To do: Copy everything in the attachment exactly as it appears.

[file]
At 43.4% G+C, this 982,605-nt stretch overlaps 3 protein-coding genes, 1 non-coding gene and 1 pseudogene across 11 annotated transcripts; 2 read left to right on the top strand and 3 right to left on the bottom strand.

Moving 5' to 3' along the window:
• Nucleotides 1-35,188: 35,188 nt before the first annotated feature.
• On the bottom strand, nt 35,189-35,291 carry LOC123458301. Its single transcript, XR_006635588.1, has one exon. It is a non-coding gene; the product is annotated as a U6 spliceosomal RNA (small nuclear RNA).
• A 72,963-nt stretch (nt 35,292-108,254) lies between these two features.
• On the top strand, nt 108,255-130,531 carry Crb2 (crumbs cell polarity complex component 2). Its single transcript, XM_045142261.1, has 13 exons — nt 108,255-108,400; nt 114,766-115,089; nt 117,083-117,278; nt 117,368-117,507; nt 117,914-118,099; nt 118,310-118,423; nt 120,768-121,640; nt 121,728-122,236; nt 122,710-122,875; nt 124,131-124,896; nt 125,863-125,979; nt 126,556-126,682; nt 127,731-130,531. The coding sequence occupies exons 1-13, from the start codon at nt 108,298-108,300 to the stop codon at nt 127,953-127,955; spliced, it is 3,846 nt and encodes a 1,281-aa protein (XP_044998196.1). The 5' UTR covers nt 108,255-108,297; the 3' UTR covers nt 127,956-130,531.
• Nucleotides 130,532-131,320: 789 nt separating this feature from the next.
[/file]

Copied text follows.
At 43.4% G+C, this 982,605-nt stretch overlaps 3 protein-coding genes, 1 non-coding gene and 1 pseudogene across 11 annotated transcripts; 2 read left to right on the top strand and 3 right to left on the bottom strand.

Moving 5' to 3' along the window:
• Nucleotides 1-35,188: 35,188 nt before the first annotated feature.
• On the bottom strand, nt 35,189-35,291 carry LOC123458301. Its single transcript, XR_006635588.1, has one exon. It is a non-coding gene; the product is annotated as a U6 spliceosomal RNA (small nuclear RNA).
• A 72,963-nt stretch (nt 35,292-108,254) lies between these two features.
• On the top strand, nt 108,255-130,531 carry Crb2 (crumbs cell polarity complex component 2). Its single transcript, XM_045142261.1, has 13 exons — nt 108,255-108,400; nt 114,766-115,089; nt 117,083-117,278; nt 117,368-117,507; nt 117,914-118,099; nt 118,310-118,423; nt 120,768-121,640; nt 121,728-122,236; nt 122,710-122,875; nt 124,131-124,896; nt 125,863-125,979; nt 126,556-126,682; nt 127,731-130,531. The coding sequence occupies exons 1-13, from the start codon at nt 108,298-108,300 to the stop codon at nt 127,953-127,955; spliced, it is 3,846 nt and encodes a 1,281-aa protein (XP_044998196.1). The 5' UTR covers nt 108,255-108,297; the 3' UTR covers nt 127,956-130,531.
• Nucleotides 130,532-131,320: 789 nt separating this feature from the next.